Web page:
The EU states have founded a new political community with almost all other European countries as a sign against the Russian war of aggression in Ukraine. The heads of state and government of the more than 40 partners involved met on Thursday in the Czech capital of Prague for a first meeting in the new format. Among them was Chancellor Olaf Scholz, who described the so-called European Political Community as a "great innovation".
The aim of the new association is to enable closer exchange between EU countries and partners outside the EU. "We share a common environment, often a common history, and we are called to write our future together," said French President Emmanuel Macron in Prague, who proposed the creation of the community in May.
"Signs of support" for Moldova
This future is to be continued in the Republic of Moldova, which is under pressure from Russia. President Maia Sandu said they were looking forward to receiving the other heads of state and government in the capital Chisinau in spring 2023, speaking of a "sign of support". Spain and the United Kingdom are to follow as hosts.
At the first meeting in Prague, apart from Russia's war against Ukraine, the energy crisis and the economic situation were on the agenda. The gathering should also send a clear message to Russian President Vladimir Putin that he is almost completely isolated on the European continent.
Macron said at the closing press conference that 44 states had expressed very clearly their condemnation of Russian aggression, the war of invasion and their support for Ukraine. This is very valuable because there could have been doubts about it. One of the reasons for this is that countries such as Turkey and Serbia have not yet supported the EU sanctions policy against Russia.
Putin and Lukashenko undesirable
Besides Putin, only the Belarusian ruler Alexander Lukashenko was not wanted at the meeting of the new European Political Community (EPG). He is considered to be Putin's close and only ally in Europe. Ukraine was represented at the meeting by Prime Minister Denys Schmyhal. President Volodymyr Zelenskyj was connected via video and called, among other things, for stricter sanctions against Moscow and security guarantees for Ukraine for the period before future NATO accession. "Our European political community can become a European community of peace," Zelensky said.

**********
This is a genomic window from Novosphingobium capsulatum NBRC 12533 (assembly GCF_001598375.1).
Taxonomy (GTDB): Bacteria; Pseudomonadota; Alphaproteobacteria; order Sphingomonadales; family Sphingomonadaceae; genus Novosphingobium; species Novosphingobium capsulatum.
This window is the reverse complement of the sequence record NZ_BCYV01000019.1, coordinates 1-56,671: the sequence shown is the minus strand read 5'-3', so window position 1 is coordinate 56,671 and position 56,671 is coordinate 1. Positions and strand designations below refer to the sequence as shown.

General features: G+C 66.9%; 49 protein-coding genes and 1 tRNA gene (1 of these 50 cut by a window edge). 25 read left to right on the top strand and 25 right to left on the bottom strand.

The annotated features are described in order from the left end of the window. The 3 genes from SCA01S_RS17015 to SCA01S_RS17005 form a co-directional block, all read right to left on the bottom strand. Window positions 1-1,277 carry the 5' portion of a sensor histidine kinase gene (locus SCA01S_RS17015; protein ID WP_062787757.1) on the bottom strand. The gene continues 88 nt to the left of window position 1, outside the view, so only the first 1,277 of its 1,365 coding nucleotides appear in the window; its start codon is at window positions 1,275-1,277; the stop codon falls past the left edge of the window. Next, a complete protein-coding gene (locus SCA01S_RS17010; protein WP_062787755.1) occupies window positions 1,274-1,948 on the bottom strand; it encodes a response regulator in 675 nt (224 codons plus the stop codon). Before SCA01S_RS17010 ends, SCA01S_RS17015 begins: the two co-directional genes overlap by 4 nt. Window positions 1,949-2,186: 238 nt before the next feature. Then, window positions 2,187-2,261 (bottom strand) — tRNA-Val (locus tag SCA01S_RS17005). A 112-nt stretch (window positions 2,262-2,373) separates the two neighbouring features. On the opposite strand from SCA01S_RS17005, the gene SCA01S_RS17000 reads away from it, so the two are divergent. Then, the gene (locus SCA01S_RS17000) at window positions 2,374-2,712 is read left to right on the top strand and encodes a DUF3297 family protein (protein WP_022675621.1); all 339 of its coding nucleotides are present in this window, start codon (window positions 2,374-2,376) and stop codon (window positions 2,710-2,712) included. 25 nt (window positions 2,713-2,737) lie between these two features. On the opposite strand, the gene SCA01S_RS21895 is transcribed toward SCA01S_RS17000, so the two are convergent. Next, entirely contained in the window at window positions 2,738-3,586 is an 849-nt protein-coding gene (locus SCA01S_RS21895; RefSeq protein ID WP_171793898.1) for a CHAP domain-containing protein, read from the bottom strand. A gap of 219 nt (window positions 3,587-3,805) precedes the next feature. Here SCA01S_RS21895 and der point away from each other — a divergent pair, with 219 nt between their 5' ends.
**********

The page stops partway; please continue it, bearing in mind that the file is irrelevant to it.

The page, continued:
It was still unclear exactly how the cooperation between the more than 40 countries should be organized - for example, whether they should also be able to make concrete decisions in the future and if so, how? British Prime Minister Liz Truss made it clear that she expects concrete results. "It must not be a round of chatter," she wrote about the first summit in a guest article in the "Times". She wants to see concrete action in security, energy and migration policy. In the new round, she will work to ensure that non-EU countries - including Great Britain, Norway, Switzerland and Ukraine - are given a strong voice.
Scholz: "simply free of an agenda"
Chancellor Olaf Scholz, on the other hand, made it clear that he is not necessarily concerned with concrete results. In the new format, you can "talk about common concerns for a whole day in different formats and simply free of an agenda and the need to make decisions," said the SPD politician in Prague. This is good for peace, for the security order and good for economic development. In addition, the EU can improve relations with its neighbors, many of whom want to join the EU.
Scholz was alluding to the fact that, in addition to Ukraine, the new community also includes the Republic of Moldova and the six western Balkan states of Serbia, Montenegro, North Macedonia, Albania, Bosnia-Herzegovina and Kosovo. Chancellor Scholz had recently emphasized several times that the new community should not be a substitute for EU expansion.
Macron names the first successes
As an example of the success of the meeting, Macron cited the fact that Turkish President Recep Tayyip Erdogan met Armenian Prime Minister Nikol Pashinyan in Prague for the first time. The relationship between the neighboring countries has been strained for decades - among other things due to the genocide of the Armenians in World War I or the conflict over the Nagorno-Karabakh region, which is disputed between Armenia and Azerbaijan.
Talks were also held in Prague between Armenia and Azerbaijan. In mid-September, an attack by Azerbaijan killed more than 200 people on both sides.
Macron named the protection of critical infrastructure such as gas pipelines and satellites and the fight against cybercrime as possible concrete projects for the new community.